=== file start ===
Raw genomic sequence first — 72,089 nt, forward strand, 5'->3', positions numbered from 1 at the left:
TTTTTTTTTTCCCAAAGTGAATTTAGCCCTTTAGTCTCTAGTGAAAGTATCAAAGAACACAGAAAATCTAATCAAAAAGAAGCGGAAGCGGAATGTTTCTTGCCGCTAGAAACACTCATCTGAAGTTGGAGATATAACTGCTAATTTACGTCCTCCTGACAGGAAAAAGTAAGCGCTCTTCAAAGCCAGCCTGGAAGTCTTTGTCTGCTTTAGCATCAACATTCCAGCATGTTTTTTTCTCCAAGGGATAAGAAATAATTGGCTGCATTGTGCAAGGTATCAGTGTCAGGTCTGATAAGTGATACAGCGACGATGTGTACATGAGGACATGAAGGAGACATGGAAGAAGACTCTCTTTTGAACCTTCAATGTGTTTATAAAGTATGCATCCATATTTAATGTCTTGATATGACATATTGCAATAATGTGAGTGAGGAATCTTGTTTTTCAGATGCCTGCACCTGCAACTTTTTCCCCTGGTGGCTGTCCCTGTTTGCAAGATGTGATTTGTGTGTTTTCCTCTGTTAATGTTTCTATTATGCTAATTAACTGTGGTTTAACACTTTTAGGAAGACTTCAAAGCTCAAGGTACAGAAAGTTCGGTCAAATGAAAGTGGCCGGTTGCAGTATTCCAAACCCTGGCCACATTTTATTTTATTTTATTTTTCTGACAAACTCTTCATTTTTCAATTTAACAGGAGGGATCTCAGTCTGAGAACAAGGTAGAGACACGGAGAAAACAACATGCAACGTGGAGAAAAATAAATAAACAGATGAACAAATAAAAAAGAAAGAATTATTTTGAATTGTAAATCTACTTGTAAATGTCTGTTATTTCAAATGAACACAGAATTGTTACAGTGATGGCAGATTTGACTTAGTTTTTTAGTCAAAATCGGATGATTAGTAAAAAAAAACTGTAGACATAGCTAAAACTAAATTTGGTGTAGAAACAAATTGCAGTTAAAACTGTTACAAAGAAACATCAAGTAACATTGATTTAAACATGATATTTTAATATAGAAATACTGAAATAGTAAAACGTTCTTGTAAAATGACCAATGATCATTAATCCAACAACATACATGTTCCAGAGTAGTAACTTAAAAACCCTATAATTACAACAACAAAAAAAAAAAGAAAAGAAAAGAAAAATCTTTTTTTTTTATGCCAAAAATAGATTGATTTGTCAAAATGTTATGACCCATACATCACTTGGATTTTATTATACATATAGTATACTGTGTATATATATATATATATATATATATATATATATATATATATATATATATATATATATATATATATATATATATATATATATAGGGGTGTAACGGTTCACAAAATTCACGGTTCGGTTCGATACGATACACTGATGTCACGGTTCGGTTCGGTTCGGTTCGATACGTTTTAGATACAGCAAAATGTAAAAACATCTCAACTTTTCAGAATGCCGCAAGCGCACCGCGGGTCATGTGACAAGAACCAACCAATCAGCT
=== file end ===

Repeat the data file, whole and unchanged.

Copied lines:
Raw genomic sequence first — 72,089 nt, forward strand, 5'->3', positions numbered from 1 at the left:
TTTTTTTTTTCCCAAAGTGAATTTAGCCCTTTAGTCTCTAGTGAAAGTATCAAAGAACACAGAAAATCTAATCAAAAAGAAGCGGAAGCGGAATGTTTCTTGCCGCTAGAAACACTCATCTGAAGTTGGAGATATAACTGCTAATTTACGTCCTCCTGACAGGAAAAAGTAAGCGCTCTTCAAAGCCAGCCTGGAAGTCTTTGTCTGCTTTAGCATCAACATTCCAGCATGTTTTTTTCTCCAAGGGATAAGAAATAATTGGCTGCATTGTGCAAGGTATCAGTGTCAGGTCTGATAAGTGATACAGCGACGATGTGTACATGAGGACATGAAGGAGACATGGAAGAAGACTCTCTTTTGAACCTTCAATGTGTTTATAAAGTATGCATCCATATTTAATGTCTTGATATGACATATTGCAATAATGTGAGTGAGGAATCTTGTTTTTCAGATGCCTGCACCTGCAACTTTTTCCCCTGGTGGCTGTCCCTGTTTGCAAGATGTGATTTGTGTGTTTTCCTCTGTTAATGTTTCTATTATGCTAATTAACTGTGGTTTAACACTTTTAGGAAGACTTCAAAGCTCAAGGTACAGAAAGTTCGGTCAAATGAAAGTGGCCGGTTGCAGTATTCCAAACCCTGGCCACATTTTATTTTATTTTATTTTTCTGACAAACTCTTCATTTTTCAATTTAACAGGAGGGATCTCAGTCTGAGAACAAGGTAGAGACACGGAGAAAACAACATGCAACGTGGAGAAAAATAAATAAACAGATGAACAAATAAAAAAGAAAGAATTATTTTGAATTGTAAATCTACTTGTAAATGTCTGTTATTTCAAATGAACACAGAATTGTTACAGTGATGGCAGATTTGACTTAGTTTTTTAGTCAAAATCGGATGATTAGTAAAAAAAAACTGTAGACATAGCTAAAACTAAATTTGGTGTAGAAACAAATTGCAGTTAAAACTGTTACAAAGAAACATCAAGTAACATTGATTTAAACATGATATTTTAATATAGAAATACTGAAATAGTAAAACGTTCTTGTAAAATGACCAATGATCATTAATCCAACAACATACATGTTCCAGAGTAGTAACTTAAAAACCCTATAATTACAACAACAAAAAAAAAAAGAAAAGAAAAGAAAAATCTTTTTTTTTTATGCCAAAAATAGATTGATTTGTCAAAATGTTATGACCCATACATCACTTGGATTTTATTATACATATAGTATACTGTGTATATATATATATATATATATATATATATATATATATATATATATATATATATATATATATATATATATATATATATATATAGGGGTGTAACGGTTCACAAAATTCACGGTTCGGTTCGATACGATACACTGATGTCACGGTTCGGTTCGGTTCGGTTCGATACGTTTTAGATACAGCAAAATGTAAAAACATCTCAACTTTTCAGAATGCCGCAAGCGCACCGCGGGTCATGTGACAAGAACCAACCAATCAGCT